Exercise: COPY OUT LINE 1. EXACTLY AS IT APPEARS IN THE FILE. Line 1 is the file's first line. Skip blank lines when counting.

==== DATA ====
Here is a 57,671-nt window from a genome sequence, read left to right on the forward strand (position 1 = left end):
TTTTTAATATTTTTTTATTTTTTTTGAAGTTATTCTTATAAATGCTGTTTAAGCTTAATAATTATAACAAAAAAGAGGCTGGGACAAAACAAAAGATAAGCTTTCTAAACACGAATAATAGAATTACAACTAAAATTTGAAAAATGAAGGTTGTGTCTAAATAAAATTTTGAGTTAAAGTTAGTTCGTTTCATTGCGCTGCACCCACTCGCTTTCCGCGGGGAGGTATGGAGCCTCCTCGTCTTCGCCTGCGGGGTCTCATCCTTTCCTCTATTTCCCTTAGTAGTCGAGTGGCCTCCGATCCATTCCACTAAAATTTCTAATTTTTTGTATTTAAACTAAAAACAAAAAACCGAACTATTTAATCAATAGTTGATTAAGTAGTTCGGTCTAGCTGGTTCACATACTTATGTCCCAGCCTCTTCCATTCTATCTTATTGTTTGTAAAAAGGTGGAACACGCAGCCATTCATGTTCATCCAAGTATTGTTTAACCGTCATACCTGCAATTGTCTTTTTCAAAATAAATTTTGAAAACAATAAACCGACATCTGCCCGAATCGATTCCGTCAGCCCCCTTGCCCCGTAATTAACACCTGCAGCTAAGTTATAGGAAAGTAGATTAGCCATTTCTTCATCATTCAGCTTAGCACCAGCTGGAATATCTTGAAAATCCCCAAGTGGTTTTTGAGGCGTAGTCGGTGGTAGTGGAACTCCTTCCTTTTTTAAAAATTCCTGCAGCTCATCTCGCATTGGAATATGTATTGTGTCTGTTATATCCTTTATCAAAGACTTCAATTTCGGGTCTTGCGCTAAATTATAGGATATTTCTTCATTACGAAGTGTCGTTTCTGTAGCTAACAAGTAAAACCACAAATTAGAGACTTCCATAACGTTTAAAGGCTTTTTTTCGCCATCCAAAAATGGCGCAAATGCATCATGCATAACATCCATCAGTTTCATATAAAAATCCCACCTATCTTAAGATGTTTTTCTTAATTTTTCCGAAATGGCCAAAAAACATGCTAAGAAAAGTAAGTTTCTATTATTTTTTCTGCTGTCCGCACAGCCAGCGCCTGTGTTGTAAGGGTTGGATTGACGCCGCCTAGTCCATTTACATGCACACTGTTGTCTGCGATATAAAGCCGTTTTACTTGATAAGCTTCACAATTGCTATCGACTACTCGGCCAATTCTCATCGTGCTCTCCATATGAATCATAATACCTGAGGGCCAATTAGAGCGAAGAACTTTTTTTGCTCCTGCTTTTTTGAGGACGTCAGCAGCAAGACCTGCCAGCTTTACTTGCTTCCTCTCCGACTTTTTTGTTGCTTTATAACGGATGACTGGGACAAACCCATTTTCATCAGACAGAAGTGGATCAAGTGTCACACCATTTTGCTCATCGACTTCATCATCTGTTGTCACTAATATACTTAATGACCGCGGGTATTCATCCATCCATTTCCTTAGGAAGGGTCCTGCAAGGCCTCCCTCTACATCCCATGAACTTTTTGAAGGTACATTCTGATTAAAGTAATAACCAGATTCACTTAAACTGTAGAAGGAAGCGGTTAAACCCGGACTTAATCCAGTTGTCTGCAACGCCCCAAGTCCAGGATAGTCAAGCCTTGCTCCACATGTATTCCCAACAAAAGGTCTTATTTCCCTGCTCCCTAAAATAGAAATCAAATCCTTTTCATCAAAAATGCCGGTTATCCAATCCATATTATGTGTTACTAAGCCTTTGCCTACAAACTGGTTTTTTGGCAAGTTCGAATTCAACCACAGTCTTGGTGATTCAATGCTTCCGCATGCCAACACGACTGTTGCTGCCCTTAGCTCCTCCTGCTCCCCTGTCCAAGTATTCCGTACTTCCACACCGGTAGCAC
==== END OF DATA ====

Here is a 57,671-nt window from a genome sequence, read left to right on the forward strand (position 1 = left end):